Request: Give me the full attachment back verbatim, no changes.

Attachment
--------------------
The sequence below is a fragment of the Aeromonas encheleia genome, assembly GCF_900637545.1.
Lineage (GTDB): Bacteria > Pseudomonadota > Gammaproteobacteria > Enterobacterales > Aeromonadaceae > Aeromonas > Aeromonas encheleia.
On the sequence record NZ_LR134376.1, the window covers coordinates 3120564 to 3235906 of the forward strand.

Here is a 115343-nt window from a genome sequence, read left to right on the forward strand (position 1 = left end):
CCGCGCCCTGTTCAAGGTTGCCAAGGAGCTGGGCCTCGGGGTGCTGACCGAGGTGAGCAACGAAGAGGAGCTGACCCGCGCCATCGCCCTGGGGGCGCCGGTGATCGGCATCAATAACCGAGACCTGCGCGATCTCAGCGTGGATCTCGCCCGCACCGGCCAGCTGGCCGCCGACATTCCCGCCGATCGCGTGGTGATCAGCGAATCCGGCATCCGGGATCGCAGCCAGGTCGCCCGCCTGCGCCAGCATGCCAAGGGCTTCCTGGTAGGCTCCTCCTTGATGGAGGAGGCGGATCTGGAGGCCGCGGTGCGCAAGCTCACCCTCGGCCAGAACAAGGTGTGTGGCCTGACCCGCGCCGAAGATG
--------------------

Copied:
The sequence below is a fragment of the Aeromonas encheleia genome, assembly GCF_900637545.1.
Lineage (GTDB): Bacteria > Pseudomonadota > Gammaproteobacteria > Enterobacterales > Aeromonadaceae > Aeromonas > Aeromonas encheleia.
On the sequence record NZ_LR134376.1, the window covers coordinates 3120564 to 3235906 of the forward strand.

Here is a 115343-nt window from a genome sequence, read left to right on the forward strand (position 1 = left end):
CCGCGCCCTGTTCAAGGTTGCCAAGGAGCTGGGCCTCGGGGTGCTGACCGAGGTGAGCAACGAAGAGGAGCTGACCCGCGCCATCGCCCTGGGGGCGCCGGTGATCGGCATCAATAACCGAGACCTGCGCGATCTCAGCGTGGATCTCGCCCGCACCGGCCAGCTGGCCGCCGACATTCCCGCCGATCGCGTGGTGATCAGCGAATCCGGCATCCGGGATCGCAGCCAGGTCGCCCGCCTGCGCCAGCATGCCAAGGGCTTCCTGGTAGGCTCCTCCTTGATGGAGGAGGCGGATCTGGAGGCCGCGGTGCGCAAGCTCACCCTCGGCCAGAACAAGGTGTGTGGCCTGACCCGCGCCGAAGATG